• 3-D digitizing;
  • clumping;
  • fractals;
  • leaf dispersion;
  • light interception;
  • tree canopy;
  • virtual plants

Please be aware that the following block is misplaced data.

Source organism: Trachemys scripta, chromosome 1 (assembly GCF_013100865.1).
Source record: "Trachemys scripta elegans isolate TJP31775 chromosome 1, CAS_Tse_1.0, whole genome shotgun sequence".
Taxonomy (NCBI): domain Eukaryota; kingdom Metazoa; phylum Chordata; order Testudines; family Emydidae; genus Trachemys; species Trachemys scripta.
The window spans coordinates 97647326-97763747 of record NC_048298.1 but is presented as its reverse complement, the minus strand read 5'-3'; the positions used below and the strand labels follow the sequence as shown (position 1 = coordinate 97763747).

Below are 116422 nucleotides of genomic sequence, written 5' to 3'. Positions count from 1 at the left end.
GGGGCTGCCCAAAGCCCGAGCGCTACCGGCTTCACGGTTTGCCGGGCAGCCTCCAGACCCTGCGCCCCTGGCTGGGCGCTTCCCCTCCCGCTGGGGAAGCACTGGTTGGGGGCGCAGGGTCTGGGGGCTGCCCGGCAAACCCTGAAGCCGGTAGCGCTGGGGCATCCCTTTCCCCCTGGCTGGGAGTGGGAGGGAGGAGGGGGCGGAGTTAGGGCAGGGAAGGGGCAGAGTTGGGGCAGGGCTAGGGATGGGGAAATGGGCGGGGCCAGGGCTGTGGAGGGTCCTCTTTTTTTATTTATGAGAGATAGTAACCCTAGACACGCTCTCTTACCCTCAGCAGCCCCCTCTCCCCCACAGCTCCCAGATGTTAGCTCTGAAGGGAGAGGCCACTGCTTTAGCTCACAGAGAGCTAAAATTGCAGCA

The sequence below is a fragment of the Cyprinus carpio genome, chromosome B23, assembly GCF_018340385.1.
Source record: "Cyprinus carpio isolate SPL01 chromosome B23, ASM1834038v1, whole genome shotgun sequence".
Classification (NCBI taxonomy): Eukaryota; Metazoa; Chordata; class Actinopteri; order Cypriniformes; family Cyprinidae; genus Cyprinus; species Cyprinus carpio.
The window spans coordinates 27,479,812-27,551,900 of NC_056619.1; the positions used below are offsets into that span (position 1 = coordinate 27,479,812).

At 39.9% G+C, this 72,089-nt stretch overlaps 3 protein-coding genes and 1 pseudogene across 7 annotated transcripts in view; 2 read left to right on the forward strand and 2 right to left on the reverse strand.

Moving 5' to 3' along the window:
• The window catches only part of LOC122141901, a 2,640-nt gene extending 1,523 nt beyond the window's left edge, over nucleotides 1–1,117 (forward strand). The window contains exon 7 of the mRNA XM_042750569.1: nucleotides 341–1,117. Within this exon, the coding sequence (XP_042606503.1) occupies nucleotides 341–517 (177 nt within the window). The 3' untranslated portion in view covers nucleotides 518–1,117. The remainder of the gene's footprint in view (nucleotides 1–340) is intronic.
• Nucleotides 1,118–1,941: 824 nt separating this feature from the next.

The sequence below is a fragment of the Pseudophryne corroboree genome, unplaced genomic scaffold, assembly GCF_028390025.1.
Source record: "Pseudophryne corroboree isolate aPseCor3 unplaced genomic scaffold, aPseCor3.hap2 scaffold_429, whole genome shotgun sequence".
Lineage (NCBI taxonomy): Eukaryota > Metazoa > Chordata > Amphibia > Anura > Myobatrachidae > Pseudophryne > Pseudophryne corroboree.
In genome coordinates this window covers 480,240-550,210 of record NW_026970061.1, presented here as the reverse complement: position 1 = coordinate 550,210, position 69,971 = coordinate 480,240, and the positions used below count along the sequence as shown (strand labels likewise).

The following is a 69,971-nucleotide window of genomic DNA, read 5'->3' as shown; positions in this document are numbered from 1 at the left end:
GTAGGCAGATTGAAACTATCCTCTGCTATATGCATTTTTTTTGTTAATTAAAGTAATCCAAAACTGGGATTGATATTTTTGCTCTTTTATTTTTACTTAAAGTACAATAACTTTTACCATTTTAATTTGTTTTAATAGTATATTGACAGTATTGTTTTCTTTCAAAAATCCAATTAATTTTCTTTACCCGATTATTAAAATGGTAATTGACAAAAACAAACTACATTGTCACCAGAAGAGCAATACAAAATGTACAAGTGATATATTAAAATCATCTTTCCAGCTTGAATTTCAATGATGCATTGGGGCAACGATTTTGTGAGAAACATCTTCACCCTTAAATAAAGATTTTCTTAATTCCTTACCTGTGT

Light models for vegetation canopies based on the turbid medium analogy are usually limited by the basic assumption of random foliage dispersion in the canopy space. The objective of this paper was to assess the effect of three possible sources of non-randomness in tree canopies on light interception properties. For this purpose, four three-dimensional (3-D) digitized trees and four theoretical canopies – one random and three built from fractal rules – were used to compute canopy structure parameters and light interception, namely the sky-vault averaged STAR (Silhouette to Total Area Ratio). STAR values were computed from (1) images of the 3-D plants, and (2) from a 3-D turbid medium model using space discretization at different scales. For all trees, departure from randomness was mainly due to the spatial variations in leaf area density within the canopy volume. Indeed STAR estimations, based on turbid medium assumption, using the finest space discretization were very close to STAR values computed from the plant images. At this finest scale, foliage dispersion was slightly clumped, except one theoretical fractal canopy, which showed a marked regular dispersion. Taking into account a non-infinitely small leaf size, whose effect is theoretically to shorten self-shading, had a minor effect on STAR computations. STAR values computed from the 3-D turbid medium were very sensitive to plant lacunarity, a parameter introduced in the context of fractal studies to characterize the distribution of gaps in porous media at different scales. This study shows that 3-D turbid medium models based on space discretization are able to give correct estimation of light interception by 3-D isolated trees, provided that the 3-D grid is properly defined, that is, discretization maximizes plant lacunarity.